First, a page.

Park Equity, Life Expectancy, and Power Building

Prevention Institute, in collaboration with UCLA and the Powering Healthy Lives through Parks Community Advisory Board, has published new research about the relationship between parks and life expectancy and an advocacy toolkit that community-based organizations can use to push for park equity. Based on data from the Los Angeles region, the study’s findings provide insights for communities across the country. The research shows that:

  • Increasing park acreage in areas that face park deficits and low levels of tree canopy could lead to significant population-level increases in life expectancy.
  • Targeted investments in park infrastructure could have considerable regional benefits and increase longevity in Latino and Black communities.

Urban parks and green spaces support health by providing opportunities for physical activity, time in nature, social connection, and respite. During the COVID-19 pandemic, they have played a crucial role in reducing stress and helping fend off depression. Parks also filter air, remove pollution, cool temperatures, and filter stormwater. But access to parks and green space is very unequal across lines of race and class. For generations, park inequities have unfairly and unjustly impacted low-income communities of color.

With resources from the Urban Institute through funds provided by the Robert Wood Johnson Foundation, Prevention Institute partnered with the UCLA Fielding School of Public Health, Department of Environmental Health Sciences and seven power-building organizations during a year-long project to understand the impacts of increasing park acreage in areas of LA County that face park deficits and low levels of tree canopy. UCLA used census tract-level data made available recently through the United States Small-Area Life Expectancy Project (USALEEP) to develop a predictive model that demonstrates the relationship between green space and life expectancy.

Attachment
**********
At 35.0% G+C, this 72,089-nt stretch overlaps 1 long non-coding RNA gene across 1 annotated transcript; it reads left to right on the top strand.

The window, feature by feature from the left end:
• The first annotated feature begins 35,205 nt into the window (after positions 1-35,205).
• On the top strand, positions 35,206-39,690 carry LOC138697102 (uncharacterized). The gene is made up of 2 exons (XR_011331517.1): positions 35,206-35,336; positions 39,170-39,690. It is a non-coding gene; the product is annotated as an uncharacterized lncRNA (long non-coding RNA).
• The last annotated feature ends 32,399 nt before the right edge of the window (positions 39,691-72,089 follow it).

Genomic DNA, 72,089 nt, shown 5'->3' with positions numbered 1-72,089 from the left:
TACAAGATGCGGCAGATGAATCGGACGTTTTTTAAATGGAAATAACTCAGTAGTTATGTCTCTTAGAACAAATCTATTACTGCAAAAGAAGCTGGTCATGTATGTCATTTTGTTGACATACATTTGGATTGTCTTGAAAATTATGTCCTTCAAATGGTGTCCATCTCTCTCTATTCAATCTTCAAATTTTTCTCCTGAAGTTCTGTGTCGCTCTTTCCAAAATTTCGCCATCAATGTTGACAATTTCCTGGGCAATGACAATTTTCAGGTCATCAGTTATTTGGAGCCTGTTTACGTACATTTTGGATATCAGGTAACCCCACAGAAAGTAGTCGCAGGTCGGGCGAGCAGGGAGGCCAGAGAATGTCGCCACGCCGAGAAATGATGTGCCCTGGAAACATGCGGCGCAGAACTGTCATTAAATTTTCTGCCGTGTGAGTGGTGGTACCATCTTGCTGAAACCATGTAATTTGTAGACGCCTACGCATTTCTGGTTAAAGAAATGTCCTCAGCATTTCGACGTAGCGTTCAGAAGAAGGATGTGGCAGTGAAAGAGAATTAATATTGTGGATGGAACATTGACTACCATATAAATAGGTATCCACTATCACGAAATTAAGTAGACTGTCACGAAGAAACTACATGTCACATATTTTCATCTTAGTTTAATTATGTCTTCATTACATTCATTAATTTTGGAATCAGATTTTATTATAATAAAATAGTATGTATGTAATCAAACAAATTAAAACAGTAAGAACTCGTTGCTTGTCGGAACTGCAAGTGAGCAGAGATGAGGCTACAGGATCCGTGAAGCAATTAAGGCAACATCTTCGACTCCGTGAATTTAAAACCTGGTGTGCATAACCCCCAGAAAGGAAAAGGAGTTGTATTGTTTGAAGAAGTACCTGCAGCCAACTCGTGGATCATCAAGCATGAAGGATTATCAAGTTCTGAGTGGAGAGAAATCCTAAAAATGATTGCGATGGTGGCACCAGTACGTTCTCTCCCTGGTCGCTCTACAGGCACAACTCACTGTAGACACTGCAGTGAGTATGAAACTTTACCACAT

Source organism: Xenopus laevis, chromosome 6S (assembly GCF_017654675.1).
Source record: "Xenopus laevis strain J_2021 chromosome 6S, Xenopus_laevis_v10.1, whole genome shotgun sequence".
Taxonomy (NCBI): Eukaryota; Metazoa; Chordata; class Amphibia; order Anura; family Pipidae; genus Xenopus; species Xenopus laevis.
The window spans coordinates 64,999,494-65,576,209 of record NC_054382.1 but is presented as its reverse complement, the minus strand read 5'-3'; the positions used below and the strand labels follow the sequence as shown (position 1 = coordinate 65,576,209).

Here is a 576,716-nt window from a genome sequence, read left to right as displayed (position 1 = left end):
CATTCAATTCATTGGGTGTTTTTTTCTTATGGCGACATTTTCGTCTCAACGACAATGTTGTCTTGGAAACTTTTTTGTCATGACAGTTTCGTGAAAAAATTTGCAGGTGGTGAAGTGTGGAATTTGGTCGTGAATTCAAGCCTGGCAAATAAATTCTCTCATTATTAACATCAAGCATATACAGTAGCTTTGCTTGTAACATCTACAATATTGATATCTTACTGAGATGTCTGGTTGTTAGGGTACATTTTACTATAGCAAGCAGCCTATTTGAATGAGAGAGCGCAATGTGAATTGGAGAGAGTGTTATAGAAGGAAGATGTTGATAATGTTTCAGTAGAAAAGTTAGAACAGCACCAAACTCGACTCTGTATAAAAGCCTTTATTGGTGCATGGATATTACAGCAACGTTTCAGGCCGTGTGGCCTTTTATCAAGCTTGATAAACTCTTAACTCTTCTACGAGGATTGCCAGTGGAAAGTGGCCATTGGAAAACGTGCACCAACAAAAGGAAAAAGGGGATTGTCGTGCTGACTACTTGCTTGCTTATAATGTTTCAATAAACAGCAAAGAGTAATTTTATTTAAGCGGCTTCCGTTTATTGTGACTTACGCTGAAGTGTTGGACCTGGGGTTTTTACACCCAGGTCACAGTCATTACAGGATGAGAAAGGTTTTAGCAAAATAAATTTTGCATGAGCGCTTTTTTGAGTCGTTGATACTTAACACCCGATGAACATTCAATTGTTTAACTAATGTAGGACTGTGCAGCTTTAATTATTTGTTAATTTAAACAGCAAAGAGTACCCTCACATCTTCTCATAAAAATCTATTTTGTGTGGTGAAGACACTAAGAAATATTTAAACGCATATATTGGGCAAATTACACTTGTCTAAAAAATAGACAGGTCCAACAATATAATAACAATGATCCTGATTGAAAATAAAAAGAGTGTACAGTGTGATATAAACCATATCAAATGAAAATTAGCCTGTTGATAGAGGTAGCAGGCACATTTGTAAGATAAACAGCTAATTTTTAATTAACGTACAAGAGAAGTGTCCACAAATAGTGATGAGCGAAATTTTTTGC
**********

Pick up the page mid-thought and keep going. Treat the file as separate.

This project was guided by an advisory board that included seven local community-based organizations—Community CoalitionEsperanza Community Housing CorporationLong Beach ForwardNational Health FoundationSocial Justice Learning InstitutePacoima Beautiful, and Promesa Boyle Heights—as well as the Center for Health Equity at the Los Angeles County Department of Public Health.

Click here to read the Park Equity, Life Expectancy, and Power Building Research Summary, Policy Brief, and three community profiles. Learn more about the Visualizing and Powering Healthy Lives initiative.

Check out the Advocacy Toolkit for Park Equity, Life Expectancy, and Power Building

To achieve park equity, people living in communities that have been historically excluded from park-related decision-making must be heard. The materials in PI’s Advocacy Toolkit for Park Equity, Life Expectancy, and Power Building are designed to support community-based organizations, their members, and others who are building power to secure equitable investments in park infrastructure in disinvested communities. The toolkit was developed through research in LA County and provides insights for other US cities, because the underlying factors that lead to park inequities are present throughout much of the country.

Toolkit materials include:

  • policy brief that examines the origins of park inequities, lays out a policy framework for achieving park equity, and sets forth key recommendations that can be adapted by park equity advocates throughout the US.
  • research synopsis that describes the findings from new research linking availability of parks and life expectancy at the census tract-level in Los Angeles County.
  • A 4-page overview that summarizes key findings from the research synopsis and policy brief.
  • Three community profiles that highlight the work of park equity advocates in Boyle Heights and unincorporated East Los Angeles; Panorama City, Pacoima, and Sun Valley; and South Los Angeles.
  • Spanish translations of the 4-page overview and the community profiles.

Achieving park equity will require developing new policies and practices and reforming existing ones to: 1) prioritize investments in communities experiencing the greatest park deficits; 2) engage community members in transformative ways; 3) collect data on park inequities and make it publicly available; 4) fund comprehensive technical assistance and capacity-building; 5) support community-based organizations to be active players in parks and land-use decision-making; and 6) ensure transparency and community oversight of park investments.

For more information visit